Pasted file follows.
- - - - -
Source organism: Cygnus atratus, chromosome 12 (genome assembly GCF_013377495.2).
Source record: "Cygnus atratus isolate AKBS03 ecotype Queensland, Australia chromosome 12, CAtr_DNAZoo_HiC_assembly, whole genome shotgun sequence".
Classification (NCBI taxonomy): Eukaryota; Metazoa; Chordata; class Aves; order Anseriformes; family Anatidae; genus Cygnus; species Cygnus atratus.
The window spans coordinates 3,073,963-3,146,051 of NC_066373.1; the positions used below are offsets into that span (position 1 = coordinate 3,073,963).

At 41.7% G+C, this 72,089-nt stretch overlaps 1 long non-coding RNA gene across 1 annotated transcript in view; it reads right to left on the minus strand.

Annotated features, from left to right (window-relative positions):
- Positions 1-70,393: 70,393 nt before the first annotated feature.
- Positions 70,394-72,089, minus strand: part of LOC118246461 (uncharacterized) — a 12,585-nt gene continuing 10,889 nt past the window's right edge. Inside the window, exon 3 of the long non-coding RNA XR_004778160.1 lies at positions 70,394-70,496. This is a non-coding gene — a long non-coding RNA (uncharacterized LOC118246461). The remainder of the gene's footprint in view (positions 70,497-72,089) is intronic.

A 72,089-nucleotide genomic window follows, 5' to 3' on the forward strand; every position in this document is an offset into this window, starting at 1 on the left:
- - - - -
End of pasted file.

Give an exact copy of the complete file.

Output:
Source organism: Cygnus atratus, chromosome 12 (genome assembly GCF_013377495.2).
Source record: "Cygnus atratus isolate AKBS03 ecotype Queensland, Australia chromosome 12, CAtr_DNAZoo_HiC_assembly, whole genome shotgun sequence".
Classification (NCBI taxonomy): Eukaryota; Metazoa; Chordata; class Aves; order Anseriformes; family Anatidae; genus Cygnus; species Cygnus atratus.
The window spans coordinates 3,073,963-3,146,051 of NC_066373.1; the positions used below are offsets into that span (position 1 = coordinate 3,073,963).

At 41.7% G+C, this 72,089-nt stretch overlaps 1 long non-coding RNA gene across 1 annotated transcript in view; it reads right to left on the minus strand.

Annotated features, from left to right (window-relative positions):
- Positions 1-70,393: 70,393 nt before the first annotated feature.
- Positions 70,394-72,089, minus strand: part of LOC118246461 (uncharacterized) — a 12,585-nt gene continuing 10,889 nt past the window's right edge. Inside the window, exon 3 of the long non-coding RNA XR_004778160.1 lies at positions 70,394-70,496. This is a non-coding gene — a long non-coding RNA (uncharacterized LOC118246461). The remainder of the gene's footprint in view (positions 70,497-72,089) is intronic.

A 72,089-nucleotide genomic window follows, 5' to 3' on the forward strand; every position in this document is an offset into this window, starting at 1 on the left: